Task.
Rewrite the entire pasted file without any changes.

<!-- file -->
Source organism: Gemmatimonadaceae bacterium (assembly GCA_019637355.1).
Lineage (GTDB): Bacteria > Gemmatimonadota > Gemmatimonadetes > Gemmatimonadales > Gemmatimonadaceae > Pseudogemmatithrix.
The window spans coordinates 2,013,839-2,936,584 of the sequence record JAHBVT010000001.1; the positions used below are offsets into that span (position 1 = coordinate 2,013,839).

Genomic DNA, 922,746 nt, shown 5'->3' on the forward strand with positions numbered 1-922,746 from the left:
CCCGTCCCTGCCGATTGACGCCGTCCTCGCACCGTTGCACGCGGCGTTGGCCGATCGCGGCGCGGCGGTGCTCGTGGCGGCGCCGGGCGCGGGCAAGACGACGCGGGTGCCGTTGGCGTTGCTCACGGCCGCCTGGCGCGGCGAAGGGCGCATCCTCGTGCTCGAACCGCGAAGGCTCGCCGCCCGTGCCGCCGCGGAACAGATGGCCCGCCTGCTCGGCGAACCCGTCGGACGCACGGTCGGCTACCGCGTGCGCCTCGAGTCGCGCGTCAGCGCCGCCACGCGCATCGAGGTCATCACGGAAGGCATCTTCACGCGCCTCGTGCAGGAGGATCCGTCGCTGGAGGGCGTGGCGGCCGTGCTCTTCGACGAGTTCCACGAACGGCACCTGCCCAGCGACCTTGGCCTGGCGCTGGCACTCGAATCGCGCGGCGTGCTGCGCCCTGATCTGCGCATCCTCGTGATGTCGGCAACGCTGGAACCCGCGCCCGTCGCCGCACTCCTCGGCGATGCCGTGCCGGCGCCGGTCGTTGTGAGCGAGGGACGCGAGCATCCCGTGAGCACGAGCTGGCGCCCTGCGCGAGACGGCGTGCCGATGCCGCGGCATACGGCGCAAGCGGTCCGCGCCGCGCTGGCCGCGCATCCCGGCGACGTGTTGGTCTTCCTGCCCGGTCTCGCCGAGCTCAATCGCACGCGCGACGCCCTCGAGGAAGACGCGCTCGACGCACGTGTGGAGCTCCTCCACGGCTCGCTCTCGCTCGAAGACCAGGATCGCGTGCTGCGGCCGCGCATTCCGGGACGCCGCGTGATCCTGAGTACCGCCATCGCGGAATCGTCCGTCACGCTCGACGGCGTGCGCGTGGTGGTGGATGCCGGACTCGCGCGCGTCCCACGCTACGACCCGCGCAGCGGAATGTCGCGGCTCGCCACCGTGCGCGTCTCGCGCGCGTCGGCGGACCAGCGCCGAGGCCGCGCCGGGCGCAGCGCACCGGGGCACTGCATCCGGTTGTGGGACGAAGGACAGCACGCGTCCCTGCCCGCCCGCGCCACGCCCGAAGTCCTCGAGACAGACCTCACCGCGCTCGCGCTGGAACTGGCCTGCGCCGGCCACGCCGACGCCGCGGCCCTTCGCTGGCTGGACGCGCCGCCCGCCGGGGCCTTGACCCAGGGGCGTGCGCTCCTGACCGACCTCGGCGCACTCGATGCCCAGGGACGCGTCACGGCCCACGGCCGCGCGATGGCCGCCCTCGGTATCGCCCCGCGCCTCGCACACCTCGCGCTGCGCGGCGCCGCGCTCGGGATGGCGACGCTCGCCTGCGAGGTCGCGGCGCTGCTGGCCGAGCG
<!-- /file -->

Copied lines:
Source organism: Gemmatimonadaceae bacterium (assembly GCA_019637355.1).
Lineage (GTDB): Bacteria > Gemmatimonadota > Gemmatimonadetes > Gemmatimonadales > Gemmatimonadaceae > Pseudogemmatithrix.
The window spans coordinates 2,013,839-2,936,584 of the sequence record JAHBVT010000001.1; the positions used below are offsets into that span (position 1 = coordinate 2,013,839).

Genomic DNA, 922,746 nt, shown 5'->3' on the forward strand with positions numbered 1-922,746 from the left:
CCCGTCCCTGCCGATTGACGCCGTCCTCGCACCGTTGCACGCGGCGTTGGCCGATCGCGGCGCGGCGGTGCTCGTGGCGGCGCCGGGCGCGGGCAAGACGACGCGGGTGCCGTTGGCGTTGCTCACGGCCGCCTGGCGCGGCGAAGGGCGCATCCTCGTGCTCGAACCGCGAAGGCTCGCCGCCCGTGCCGCCGCGGAACAGATGGCCCGCCTGCTCGGCGAACCCGTCGGACGCACGGTCGGCTACCGCGTGCGCCTCGAGTCGCGCGTCAGCGCCGCCACGCGCATCGAGGTCATCACGGAAGGCATCTTCACGCGCCTCGTGCAGGAGGATCCGTCGCTGGAGGGCGTGGCGGCCGTGCTCTTCGACGAGTTCCACGAACGGCACCTGCCCAGCGACCTTGGCCTGGCGCTGGCACTCGAATCGCGCGGCGTGCTGCGCCCTGATCTGCGCATCCTCGTGATGTCGGCAACGCTGGAACCCGCGCCCGTCGCCGCACTCCTCGGCGATGCCGTGCCGGCGCCGGTCGTTGTGAGCGAGGGACGCGAGCATCCCGTGAGCACGAGCTGGCGCCCTGCGCGAGACGGCGTGCCGATGCCGCGGCATACGGCGCAAGCGGTCCGCGCCGCGCTGGCCGCGCATCCCGGCGACGTGTTGGTCTTCCTGCCCGGTCTCGCCGAGCTCAATCGCACGCGCGACGCCCTCGAGGAAGACGCGCTCGACGCACGTGTGGAGCTCCTCCACGGCTCGCTCTCGCTCGAAGACCAGGATCGCGTGCTGCGGCCGCGCATTCCGGGACGCCGCGTGATCCTGAGTACCGCCATCGCGGAATCGTCCGTCACGCTCGACGGCGTGCGCGTGGTGGTGGATGCCGGACTCGCGCGCGTCCCACGCTACGACCCGCGCAGCGGAATGTCGCGGCTCGCCACCGTGCGCGTCTCGCGCGCGTCGGCGGACCAGCGCCGAGGCCGCGCCGGGCGCAGCGCACCGGGGCACTGCATCCGGTTGTGGGACGAAGGACAGCACGCGTCCCTGCCCGCCCGCGCCACGCCCGAAGTCCTCGAGACAGACCTCACCGCGCTCGCGCTGGAACTGGCCTGCGCCGGCCACGCCGACGCCGCGGCCCTTCGCTGGCTGGACGCGCCGCCCGCCGGGGCCTTGACCCAGGGGCGTGCGCTCCTGACCGACCTCGGCGCACTCGATGCCCAGGGACGCGTCACGGCCCACGGCCGCGCGATGGCCGCCCTCGGTATCGCCCCGCGCCTCGCACACCTCGCGCTGCGCGGCGCCGCGCTCGGGATGGCGACGCTCGCCTGCGAGGTCGCGGCGCTGCTGGCCGAGCG